By Sam Cleeve
August 6th-10th, 2012
Bestival 2012 was one of polarities. For every joyous, life-affirming Stevie Wonder headline set, there was Borgore around the corner blasting the most depraved bass noises possible. For every beautiful art installation or on-site roller-disco (truth), an absolute throng of people in between you and your destination. What can’t be faulted is the booking – this year’s Bestival genuinely offered an unparalleled summer line-up, one that pitted soul legends against sweeping icelandic cinematic explorations, all the while staying faithful to its electronic and dance music roots (it was, by time we were off site, a luxury just to sit somewhere in absence of bass).
Unfortunately, Thursday turns out to be something of a non-event – by time we arrive at the Isle of Wight (turns out holding a festival on an island is something of a logistical nightmare) it seems as if the whole site had descended upon the Big Top to catch a midnight set from Hot Chip. We don’t stay long. The crowd crush is shocking – at one point a tidal wave of onlookers falls backwards, knocking hundreds of people off their feet to wholly dangerous results – and the the sound (or what we can hear through the chatter) means that the band are a mere shadow of that that I’d seen at London’s Heaven a few months earlier. The over-congested atmosphere seems to be a problem that plagues the whole weekend – we’re frankly in denial when we hear that the festival’s capacity is just 50,000. The constant churning of bodies in the main arena makes it feel infinitely busy, and trying to find decent spot from which to take in a Friday night performance from The xx (apparently a record-breaking main stage crowd) proves damn near impossible.
But never mind. Like I say, this was a festival of polarities, and there are plenty of highlights to be found elsewhere. Take Jessie Ware’s Saturday set at the Big Top. I don’t think I’ll ever tire of watching bands on the verge of huge success, playing to one of their first huge crowds. It’s what Ware deals with here, and it’s a wonder to watch a seasoned performer both fully in control of her incredible voice (and fully deserving of that Mercury nod, by the by), whilst simultaneously being so unsure as to take time between songs to gawkily apologise for ‘snot.’ Which she does. On several occasions. It’s a triumph, and Ware seems delighted and utterly surprised to hear the crowd singing the words to the likes of ‘110%’ and ‘Running’ straight back at her. That set had been preceded by an appearance from beat-boxing live sampling extraordinaire Beardyman, and while his set was less goofing around and more an uninterrupted, ADD, light-speed stream of music than I had hoped for, it was utterly compelling regardless.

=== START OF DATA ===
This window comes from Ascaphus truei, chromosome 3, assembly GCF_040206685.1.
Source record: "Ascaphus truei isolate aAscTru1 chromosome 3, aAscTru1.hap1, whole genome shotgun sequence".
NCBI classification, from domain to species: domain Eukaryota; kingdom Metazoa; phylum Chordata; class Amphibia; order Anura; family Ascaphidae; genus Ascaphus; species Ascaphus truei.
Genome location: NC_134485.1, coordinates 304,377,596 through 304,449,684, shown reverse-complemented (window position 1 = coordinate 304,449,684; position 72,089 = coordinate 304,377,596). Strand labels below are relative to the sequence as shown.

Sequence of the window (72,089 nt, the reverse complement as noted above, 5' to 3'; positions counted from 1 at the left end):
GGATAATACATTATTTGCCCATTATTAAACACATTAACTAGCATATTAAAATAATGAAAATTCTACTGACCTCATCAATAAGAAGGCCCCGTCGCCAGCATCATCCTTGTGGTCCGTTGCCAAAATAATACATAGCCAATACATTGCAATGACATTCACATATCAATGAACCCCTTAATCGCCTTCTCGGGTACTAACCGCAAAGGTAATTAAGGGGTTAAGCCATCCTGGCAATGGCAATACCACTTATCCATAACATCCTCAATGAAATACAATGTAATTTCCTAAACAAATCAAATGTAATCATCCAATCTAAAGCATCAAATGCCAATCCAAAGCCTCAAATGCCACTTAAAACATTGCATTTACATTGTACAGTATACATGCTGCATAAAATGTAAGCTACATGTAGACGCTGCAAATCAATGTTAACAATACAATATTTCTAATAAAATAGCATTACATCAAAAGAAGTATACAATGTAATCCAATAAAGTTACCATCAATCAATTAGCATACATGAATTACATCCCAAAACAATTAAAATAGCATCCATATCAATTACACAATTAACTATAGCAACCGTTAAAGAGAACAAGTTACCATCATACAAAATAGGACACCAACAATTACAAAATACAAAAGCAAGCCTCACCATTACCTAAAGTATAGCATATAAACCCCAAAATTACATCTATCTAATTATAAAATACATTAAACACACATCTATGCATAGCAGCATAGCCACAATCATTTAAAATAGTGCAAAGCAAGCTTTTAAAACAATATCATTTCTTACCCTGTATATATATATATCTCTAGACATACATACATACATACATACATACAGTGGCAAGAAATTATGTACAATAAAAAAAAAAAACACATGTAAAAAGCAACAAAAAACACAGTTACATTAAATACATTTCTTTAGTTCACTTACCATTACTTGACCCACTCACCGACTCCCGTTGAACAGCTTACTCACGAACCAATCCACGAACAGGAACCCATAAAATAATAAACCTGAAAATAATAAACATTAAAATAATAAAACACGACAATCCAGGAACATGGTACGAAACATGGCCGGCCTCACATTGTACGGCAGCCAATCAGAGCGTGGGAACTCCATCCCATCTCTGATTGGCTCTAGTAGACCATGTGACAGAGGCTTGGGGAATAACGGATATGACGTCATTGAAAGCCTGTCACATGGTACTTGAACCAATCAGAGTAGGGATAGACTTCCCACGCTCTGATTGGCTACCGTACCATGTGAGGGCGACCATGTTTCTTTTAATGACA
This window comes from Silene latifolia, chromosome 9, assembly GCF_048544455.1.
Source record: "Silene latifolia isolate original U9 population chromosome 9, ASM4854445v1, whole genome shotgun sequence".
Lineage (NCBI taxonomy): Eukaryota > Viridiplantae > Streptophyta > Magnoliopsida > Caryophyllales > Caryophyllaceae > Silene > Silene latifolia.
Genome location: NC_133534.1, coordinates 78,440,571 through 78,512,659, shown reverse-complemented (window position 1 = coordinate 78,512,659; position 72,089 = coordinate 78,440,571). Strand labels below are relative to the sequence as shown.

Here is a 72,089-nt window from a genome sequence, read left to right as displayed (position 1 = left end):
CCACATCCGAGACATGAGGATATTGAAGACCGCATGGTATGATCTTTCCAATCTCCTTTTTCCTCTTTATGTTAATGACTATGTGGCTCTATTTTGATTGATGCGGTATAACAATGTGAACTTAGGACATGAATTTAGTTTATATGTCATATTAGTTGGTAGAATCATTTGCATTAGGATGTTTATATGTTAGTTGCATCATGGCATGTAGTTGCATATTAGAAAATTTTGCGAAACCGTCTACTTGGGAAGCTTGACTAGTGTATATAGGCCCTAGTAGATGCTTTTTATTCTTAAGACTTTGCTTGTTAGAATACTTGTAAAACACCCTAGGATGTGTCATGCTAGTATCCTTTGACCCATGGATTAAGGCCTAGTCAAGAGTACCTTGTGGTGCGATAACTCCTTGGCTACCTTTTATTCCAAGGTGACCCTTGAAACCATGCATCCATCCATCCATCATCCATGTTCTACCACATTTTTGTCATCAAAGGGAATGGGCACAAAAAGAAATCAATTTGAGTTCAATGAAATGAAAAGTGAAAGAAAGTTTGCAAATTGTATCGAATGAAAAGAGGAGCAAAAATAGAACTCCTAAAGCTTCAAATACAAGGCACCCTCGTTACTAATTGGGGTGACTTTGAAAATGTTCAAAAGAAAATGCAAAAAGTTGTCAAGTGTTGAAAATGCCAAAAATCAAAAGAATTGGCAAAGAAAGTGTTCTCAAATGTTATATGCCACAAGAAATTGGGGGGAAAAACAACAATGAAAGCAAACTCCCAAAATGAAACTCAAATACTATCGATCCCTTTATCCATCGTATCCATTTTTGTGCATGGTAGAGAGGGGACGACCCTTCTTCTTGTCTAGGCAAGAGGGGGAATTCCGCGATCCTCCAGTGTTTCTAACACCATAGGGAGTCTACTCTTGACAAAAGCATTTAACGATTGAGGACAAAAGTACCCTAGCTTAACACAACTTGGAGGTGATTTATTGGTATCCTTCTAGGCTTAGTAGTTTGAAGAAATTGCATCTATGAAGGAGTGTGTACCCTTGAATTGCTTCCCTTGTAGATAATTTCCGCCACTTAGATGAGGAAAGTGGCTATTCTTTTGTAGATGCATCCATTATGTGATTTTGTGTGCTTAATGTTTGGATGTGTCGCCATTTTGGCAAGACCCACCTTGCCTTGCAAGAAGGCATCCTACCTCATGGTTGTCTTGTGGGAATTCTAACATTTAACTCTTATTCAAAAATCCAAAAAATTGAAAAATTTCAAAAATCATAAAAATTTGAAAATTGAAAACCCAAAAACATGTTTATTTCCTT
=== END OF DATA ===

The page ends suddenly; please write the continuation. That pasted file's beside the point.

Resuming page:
– Jessie Ware
Elsewhere, a headline set from Florence and the Machine is viewed from almost as bad a vantage point as her warm-up act The xx, but we can see her dress – a little pulse of vibrant green – unrelentingly flashing around the stage, and her energy seems unstoppable for someone whose vocal health recently forced the cancellation of a couple of dates. Sigur Rós put in a set that they needn’t have apologised for – yes the visuals may not have achieved their full impact during daylight, and yes there are some visible technical problems with Georg Hólm’s bass, but it’s glorious all the same. There’s a even a surprise lunchtime set from Four Tet, whose live show contains less of the subtlety of his recorded output, but makes up for it in drama.
Nevertheless, the (predictable) crowning moment of the weekend is soul legend Stevie Wonder’s Sunday night closing headline set. On paper, it’s entirely as you might suspect – Wonder rolls out hit after hit, with an exhaustive band of consummate professionals, seemingly able to change the key of a song at Wonder’s will and whim – but it’s the sheer joy of the thing that takes you by surprise. Personally, don’t think I’ve ever smiled so much whilst watching a performer on stage. Throw in an endearing spot from daughter Aisha that a) sees Wonder make blind jokes at his own expense, and b) segues into ‘Isn’t She Lovely,’ and understandably the crowd is putty in his grasp. The opportunity for an encore is forgone, instead leading directly into the festival’s traditional firework and confetti and whatever else finale, and for a moment there, any complaints I’d had about the weekend’s proceedings – fuck it: about life – were completely forgotten.
– Stevie Wonder